Conclusion Top


It is recommended that a careful physical examination, along with adequate radiographic imaging of lumbosacral vertebrae help in diagnosing true or false tail. Resection can be easily accomplished with excellent cosmetic and functional results until and unless there is neurological manifestation.

Declaration of patient consent

The authors certify that they have obtained all appropriate patient consent forms. In the form the patient(s) has/have given his/her/their consent for his/her/their images and other clinical information to be reported in the journal. The patients understand that their names and initials will not be published and due efforts will be made to conceal their identity, but anonymity cannot be guaranteed.

Financial support and sponsorship

Nil.

Conflicts of interest

There are no conflicts of interest.



 
   References Top

1.
Ledley FD. Evolution and the human tail: A case report. N Engl J Med 1982;306:1212-5.  Back to cited text no. 1
    
2.
Alashari M, Torakawa J. True tail in a newborn. Pediatr Dermatol 1995;12:263-6.  Back to cited text no. 2
    
3.
Shad J, Biswas R. An infant with caudal appendage. BMJ Case Rep 2012;2012:bcr1120115160.  Back to cited text no. 3
    
4.
Pillai MK, Nair ST. A true human tail in a neonate: Case report and literature review. Sultan Qaboos Univ Med J 2017;17:e109-11.  Back to cited text no. 4
    
5.
Canaz G, Akkoyun N, Emel E, Cevik OM, Baydin S, Gokcedag A. A rare case of “Human Tail” associated with lipomyelomeningocele and tethered cord. J Pediatr Neurosci 2018;13:241-4.  Back to cited text no. 5
[PUBMED]  [Full text]  
6.
Lundberg GD, Parsons RW. A case of a human tail. Am J Dis Children 1962;104:72-3.  Back to cited text no. 6
    
7.
Tubbs RS, Malefant J, Loukas M, Jerry Oakes W, Oskouian RJ, Fries FN. Enigmatic human tails: A review of their history, embryology, classification, and clinical manifestations. Clin Anat 2016;29:430-8.  Back to cited text no. 7
    
8.
Gaskill SJ, Marlin AE. Neuroectodermal appendages: The human tail explained. Pediatr Neurosci 1989;15:95-9.  Back to cited text no. 8
    
9.
Pang D, Zovickian J, Wong ST, Hou YJ, Moes GS. Limited dorsal myeloschisis: A not-so-rare form of primary neurulation defect. Childs Nerv Syst 2013;29:1459-84.  Back to cited text no. 9
    
10.
Park SH, Huh JS, Cho KH, Shin YS, Kim SH, Ahn YH, et al. Teratoma in human tail lipoma. Pediatr Neurosurg 2005;41:158-61.  Back to cited text no. 10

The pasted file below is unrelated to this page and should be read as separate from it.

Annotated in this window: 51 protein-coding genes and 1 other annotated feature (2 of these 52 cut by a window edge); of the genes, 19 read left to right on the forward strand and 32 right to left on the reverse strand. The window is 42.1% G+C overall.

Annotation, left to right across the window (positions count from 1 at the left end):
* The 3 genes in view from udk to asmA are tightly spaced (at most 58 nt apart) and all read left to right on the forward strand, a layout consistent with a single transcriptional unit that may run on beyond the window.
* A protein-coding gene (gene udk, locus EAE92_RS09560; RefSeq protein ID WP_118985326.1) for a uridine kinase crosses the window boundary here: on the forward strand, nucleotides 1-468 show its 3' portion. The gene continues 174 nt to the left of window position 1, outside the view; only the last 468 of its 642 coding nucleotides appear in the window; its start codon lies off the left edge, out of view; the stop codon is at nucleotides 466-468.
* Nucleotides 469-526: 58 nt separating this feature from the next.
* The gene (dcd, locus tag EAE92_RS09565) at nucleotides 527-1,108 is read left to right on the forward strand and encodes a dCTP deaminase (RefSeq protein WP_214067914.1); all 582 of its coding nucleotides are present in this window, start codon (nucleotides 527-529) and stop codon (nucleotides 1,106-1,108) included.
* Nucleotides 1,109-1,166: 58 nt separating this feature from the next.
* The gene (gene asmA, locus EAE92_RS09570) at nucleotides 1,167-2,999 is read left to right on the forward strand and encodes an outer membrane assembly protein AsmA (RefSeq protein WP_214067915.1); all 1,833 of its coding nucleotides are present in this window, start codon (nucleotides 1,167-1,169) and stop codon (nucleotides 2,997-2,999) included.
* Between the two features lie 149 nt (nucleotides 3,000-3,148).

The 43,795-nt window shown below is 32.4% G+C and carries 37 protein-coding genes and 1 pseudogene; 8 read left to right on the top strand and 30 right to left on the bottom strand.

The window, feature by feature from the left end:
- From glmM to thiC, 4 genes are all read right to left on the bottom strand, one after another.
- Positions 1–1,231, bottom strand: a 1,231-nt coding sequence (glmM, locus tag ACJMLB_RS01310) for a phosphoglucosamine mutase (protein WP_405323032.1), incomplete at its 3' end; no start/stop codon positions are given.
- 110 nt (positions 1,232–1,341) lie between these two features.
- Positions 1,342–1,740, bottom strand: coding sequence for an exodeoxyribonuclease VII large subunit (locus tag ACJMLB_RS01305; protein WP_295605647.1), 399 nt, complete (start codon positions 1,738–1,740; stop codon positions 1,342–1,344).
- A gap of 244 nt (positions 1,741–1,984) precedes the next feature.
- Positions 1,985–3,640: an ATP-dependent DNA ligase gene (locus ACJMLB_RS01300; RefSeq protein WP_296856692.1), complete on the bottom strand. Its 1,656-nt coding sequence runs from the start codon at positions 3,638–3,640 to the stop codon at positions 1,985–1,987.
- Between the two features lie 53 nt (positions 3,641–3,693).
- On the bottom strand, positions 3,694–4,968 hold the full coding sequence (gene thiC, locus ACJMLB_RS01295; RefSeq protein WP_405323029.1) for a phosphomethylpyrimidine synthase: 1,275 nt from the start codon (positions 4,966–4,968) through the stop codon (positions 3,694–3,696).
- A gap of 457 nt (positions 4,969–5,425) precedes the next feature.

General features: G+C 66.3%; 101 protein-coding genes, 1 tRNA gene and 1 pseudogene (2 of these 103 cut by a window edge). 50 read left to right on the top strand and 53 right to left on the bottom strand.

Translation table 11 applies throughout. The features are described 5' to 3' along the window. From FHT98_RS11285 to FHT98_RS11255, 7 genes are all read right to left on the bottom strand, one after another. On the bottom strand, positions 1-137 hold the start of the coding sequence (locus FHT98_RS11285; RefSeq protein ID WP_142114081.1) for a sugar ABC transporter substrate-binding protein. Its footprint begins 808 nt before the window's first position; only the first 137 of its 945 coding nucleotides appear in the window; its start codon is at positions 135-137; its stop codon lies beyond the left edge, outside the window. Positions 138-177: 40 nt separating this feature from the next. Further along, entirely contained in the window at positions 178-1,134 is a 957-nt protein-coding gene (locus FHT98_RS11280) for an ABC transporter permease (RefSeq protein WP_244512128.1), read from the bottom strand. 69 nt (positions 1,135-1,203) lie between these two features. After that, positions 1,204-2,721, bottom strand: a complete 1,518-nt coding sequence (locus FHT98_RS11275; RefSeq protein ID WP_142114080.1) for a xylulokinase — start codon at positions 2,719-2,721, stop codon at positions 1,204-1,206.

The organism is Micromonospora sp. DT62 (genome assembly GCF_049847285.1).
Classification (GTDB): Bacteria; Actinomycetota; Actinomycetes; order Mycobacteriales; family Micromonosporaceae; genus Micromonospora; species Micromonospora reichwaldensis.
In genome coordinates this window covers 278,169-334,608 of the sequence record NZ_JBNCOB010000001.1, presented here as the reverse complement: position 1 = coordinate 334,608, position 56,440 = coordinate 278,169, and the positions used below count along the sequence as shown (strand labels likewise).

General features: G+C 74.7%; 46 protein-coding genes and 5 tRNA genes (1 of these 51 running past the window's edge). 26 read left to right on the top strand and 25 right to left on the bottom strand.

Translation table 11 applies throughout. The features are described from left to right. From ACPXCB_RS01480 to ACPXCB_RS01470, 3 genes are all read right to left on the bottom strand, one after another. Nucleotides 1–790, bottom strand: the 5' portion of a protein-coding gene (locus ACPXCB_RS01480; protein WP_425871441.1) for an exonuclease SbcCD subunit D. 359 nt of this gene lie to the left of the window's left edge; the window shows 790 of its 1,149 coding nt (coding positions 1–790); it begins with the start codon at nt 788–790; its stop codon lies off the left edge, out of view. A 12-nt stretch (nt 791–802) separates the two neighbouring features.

11.
Donovan DJ, Pedersen RC. Human tail with noncontiguous intraspinal lipoma and spinal cord tethering: Case report and embryologic discussion. Pediatr Neurosurg 2005;41:35-40.  Back to cited text no. 11
    
12.
Dao AH, Netsky MG. Human tails and pseudo-tail. Human Pathol 1984;15:449-53.  Back to cited text no. 12
    
13.
Dubrow TJ, Wackym PA, Lesavoy MA. 'Detailing the human tail.' Ann Plast Surg 1988;20:340-4.  Back to cited text no. 13
    
14.
Lu FL, Wang PJ, Teng RJ, Yau KI. The human tail. Pediatr Neurol 1998;19:230-3.  Back to cited text no. 14
    
15.
Wilkinson CC, Boylan AJ. Proposed caudal appendage classification system; spinal cord tethering associated with sacrococcygeal eversion. Childs Nerv Syst 2017;33:69-89.  Back to cited text no. 15
    

Top
Correspondence Address:
Dr. Suman Bikram Adhikari
Department of Paediatric Surgery, Nepal National Hospital, Kathmandu
Nepal
Login to access the Email id

Source of Support: None, Conflict of Interest: None


DOI: 10.4103/ajps.AJPS_48_20

Rights and Permissions


    Figures

  [Figure 1], [Figure 2], [Figure 3], [Figure 4]

This article has been cited by
1 Human tail in a newborn
Josue Rueda, Jorge Gutierrez, Jose Facio, Abraham Alarcón, Edgar Armijo, Daniela Cisneros, Susana Hernandez, Gerardo Muñoz
Journal of Pediatric Surgery Case Reports. 2022; 76: 102098
[Pubmed] | [DOI]
2 Pseudotail with closed neural tube defect and neurogenic bladder masquerading as posterior urethral valve: a case report
Ram Jeewan Singh, Md Mokarram Ali, Amit Kumar, Rashi Rashi, Amit Kumar Sinha, Bindey Kumar
Annals of Pediatric Surgery. 2021; 17(1)
[Pubmed] | [DOI]



 

Top
 
 
  Search
 
    Similar in PUBMED
   Search Pubmed for
   Search in Google Scholar for
 Related articles
    Email Alert *
    Add to My List *
* Registration required (free)  
 


    Abstract
   Introduction
   Cases Reports
   Discussion
   Conclusion
    References
    Article Figures

 Article Access Statistics
    Viewed2258    
    Printed36    
    Emailed0    
    PDF Downloaded129    
    Comments [Add]    
    Cited by others 2    

Recommend this journal